Scrolls Seperate Blog Ending

I started the Scrolls blog in anticipation of the podcast going live and, frankly just trying to get to grips with WordPress.  Everything I have been posting here has been going up on our parent site and for ages now the only things that have been posted here have also been posted at Geek Syndicate.  It seems pointless trying to keep this blog going as a mere duplicate.  The only benefit has been keeping all Scrolls created stuff browsable seperately.  As I have no plans or desire to leave the Geek Syndicate Network even this slim benefit is moot, so as of now I declare this blog ended, kaput, finito.

We will continue posting book reviews, convention spotlights and of course our podcast at so don’t worry, nothing is being lost.  If you’ve read this blog and not been reading Geek Syndicate you’ll find a hell of a lot more there.  In addition to the Scrolls material there is breaking news, interviews, reviews of films, games, comics and spotlights on geek conventions and culture of all kinds.

Join the community and have fun.  We’ll see you there.



Published in: on 19/03/2011 at 9:31 am  Leave a Comment  

Scrolls Reviews – Relentless

Relentless by Dean Koontz (ISBN 978-0007267590)
I love Dean Koontz, I really do, but there comes a point in a relationship when 
things sour for a bit. And for me, Relentless is that point.
Relentless is the story of fiction writer Cubby Greenwich who comes to the 
attention of critic Shearman Waxx. Waxx is scathing of One O'Clock Jump, Cubby's 
latest release, and Cubby just cannot let it lie. A chance encounter in a local 
restaurant brings Cubby into physical contact with Waxx and from here things 
start to get quite out there.
The plot centres around Waxx's victimisation of Cubby and his family; wife 
Penny, a children's author and super genius son Milo aged six.  Shearman Waxx is 
painted as a strange and vindictive man which works well in the build up to a 
violent and terrifying pursuit of the Greenwich family and it becomes apparent 
that this isn't the first time he has terrorised authors he considers of poor 
skill.  So we have a great premise set of psychopathic critic who is hell bent 
on killing the Greenwich's for his justified reason of ridding the world of poor 
work. Yet what could have been great flounders into mediocrity for me.
The problem is that the characters created are just too out there and quirky to 
make the story have credibility. We discover through the story that Waxx is part 
of a thousand strong secret militia intent on doing away with creators of poor 
writing, art and other mediums. To counter this we are introduced to Grimbald 
and Clotilda, Penny's parents, who are demolition expert hippies with secret 
nuclear bunkers dotted across North America in case of the end of the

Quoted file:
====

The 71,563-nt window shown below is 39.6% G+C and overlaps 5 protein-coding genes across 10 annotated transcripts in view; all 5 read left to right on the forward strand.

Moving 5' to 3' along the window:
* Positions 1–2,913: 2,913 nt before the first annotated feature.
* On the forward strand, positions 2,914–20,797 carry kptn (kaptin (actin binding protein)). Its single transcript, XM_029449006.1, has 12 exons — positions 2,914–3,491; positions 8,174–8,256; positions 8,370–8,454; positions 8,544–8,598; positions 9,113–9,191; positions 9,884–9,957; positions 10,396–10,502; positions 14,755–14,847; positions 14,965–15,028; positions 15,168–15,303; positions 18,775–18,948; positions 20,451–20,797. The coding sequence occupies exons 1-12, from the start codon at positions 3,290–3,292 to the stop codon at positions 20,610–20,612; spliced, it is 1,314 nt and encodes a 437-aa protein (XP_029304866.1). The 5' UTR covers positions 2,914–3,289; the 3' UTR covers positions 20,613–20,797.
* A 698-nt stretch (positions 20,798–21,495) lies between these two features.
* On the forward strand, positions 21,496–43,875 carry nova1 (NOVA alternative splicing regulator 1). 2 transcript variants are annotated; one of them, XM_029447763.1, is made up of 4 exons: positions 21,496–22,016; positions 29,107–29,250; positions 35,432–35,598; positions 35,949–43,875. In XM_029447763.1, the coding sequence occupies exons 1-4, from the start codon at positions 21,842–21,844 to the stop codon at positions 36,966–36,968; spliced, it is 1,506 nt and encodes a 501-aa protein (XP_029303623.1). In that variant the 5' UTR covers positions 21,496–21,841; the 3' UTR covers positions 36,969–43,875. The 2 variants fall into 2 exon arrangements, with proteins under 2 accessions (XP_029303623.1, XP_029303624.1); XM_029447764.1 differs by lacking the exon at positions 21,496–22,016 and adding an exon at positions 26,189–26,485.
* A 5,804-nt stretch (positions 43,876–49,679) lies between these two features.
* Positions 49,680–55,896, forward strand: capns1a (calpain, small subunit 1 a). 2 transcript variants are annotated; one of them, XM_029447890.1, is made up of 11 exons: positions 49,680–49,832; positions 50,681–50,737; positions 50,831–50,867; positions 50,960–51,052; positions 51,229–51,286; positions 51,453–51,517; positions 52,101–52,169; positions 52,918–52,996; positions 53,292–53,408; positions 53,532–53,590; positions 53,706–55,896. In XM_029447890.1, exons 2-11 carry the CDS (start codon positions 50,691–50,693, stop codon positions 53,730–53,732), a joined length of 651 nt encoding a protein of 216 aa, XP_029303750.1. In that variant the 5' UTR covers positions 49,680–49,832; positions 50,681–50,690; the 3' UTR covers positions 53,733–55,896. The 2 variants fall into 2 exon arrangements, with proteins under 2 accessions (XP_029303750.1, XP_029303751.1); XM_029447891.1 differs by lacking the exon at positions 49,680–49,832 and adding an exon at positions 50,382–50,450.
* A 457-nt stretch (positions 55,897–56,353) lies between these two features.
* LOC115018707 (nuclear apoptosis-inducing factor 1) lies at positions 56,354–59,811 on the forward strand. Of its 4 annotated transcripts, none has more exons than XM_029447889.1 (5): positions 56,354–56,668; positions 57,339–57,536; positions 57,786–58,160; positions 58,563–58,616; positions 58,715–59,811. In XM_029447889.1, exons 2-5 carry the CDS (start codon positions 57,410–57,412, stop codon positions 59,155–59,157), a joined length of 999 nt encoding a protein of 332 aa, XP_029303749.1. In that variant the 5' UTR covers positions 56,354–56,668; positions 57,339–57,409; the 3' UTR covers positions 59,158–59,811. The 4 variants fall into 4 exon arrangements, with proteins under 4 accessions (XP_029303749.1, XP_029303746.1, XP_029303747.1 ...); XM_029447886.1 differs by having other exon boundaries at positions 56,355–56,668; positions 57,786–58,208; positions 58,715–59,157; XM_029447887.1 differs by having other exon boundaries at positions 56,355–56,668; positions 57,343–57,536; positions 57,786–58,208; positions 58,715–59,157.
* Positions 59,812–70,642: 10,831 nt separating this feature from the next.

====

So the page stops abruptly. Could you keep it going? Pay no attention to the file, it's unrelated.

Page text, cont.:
world. However, the strangest and most unrealistic character for me is Milo, the 
wise-cracking six year old genius whose ability with quantum physics is light 
years beyond anything we are currently capable of. Oh,forgot about the dog, 
don't get me started on the dog!
For their extremes I found that I couldn't relate to any of the characters and 
by about 100 pages in I just didn't care if they lived or not.  Everyone's a bit 
too cool for school and, mixed with Koontz's social commentary dotted throughout 
it, the story became secondary to everything else. When we finally get to the 
end of Relentless it feels like Koontz has decided that if you've come this far then he might 
as well throw in what he likes and see if it sticks. The end is ridiculous and I 
had to read it twice to convince myself he'd actually used the plot twist I was 
reading. I won't divulge in case you decide to pick up the book but suffice to 
say the laws of physics were broken due to the genius of young Milo.
There are bits I liked, the back story to Cubby for instance which showed the 
most catastrophic of family tragedies and a close second was Waxx's stalking of 
the Greenwich's in their own home which was excellent. If the rest of the 
book was like these two sections then we would have a 5 star book here but these 
highlights were too few and far between to make the story what it should have 
Quirky characters, witty dialogue in the face of death and twisting, out there 
endings work well in other Koontz work such as Odd Thomas or Life Expectancy but 
the formula just didn't deliver today. It's a shame really but I'm sure that 
normal service will be resumed soon.
2 out of 5
Published in: on 15/02/2011 at 9:44 pm  Leave a Comment  

Scrolls Review – Haywired

Haywired by Alex Keller (ISBN 9781906132330)

One of the joys of the convention circuit is getting to meet creators face to face and having them pitch their work to you personally.  Not only do you get to meet some really interesting people but you often find yourself picking up books and comics that you may never have spotted otherwise.  At the London MCM Expo this year I met Alex Keller and bought his debut book Haywired.  On the back it’s subtitled: A Steampunk Fairytale and I think that’s a pretty good description, falling as it does somewhere between the Child and Young Adult markets.

Plot-wise it’s a classic children’s adventure full of dark secrets, hidden (rich) relatives, chase, capture and escape.  Ludwig von Guggenstein is an isolated but happy child, brought up in his father’s castle with just the gardener and the cook for company and his father’s library to study in.  Assisting his father in his scientific experiments he has no real notion of what the machines are used for or the dangers they represent, but the death of a local farmhand in one of the contraptions sets events in motion which force the boy to flee his home in the company of his monstrous brother, Hephaestus.  Pursued by HELOTS (mechanical abominations created by their father) they make their way across country and finally across the sea to enemy territory.  Along the way Ludwig gradually unravels family secrets, political plots and personal tragedies – and ultimately will find the way he sees the world changed forever.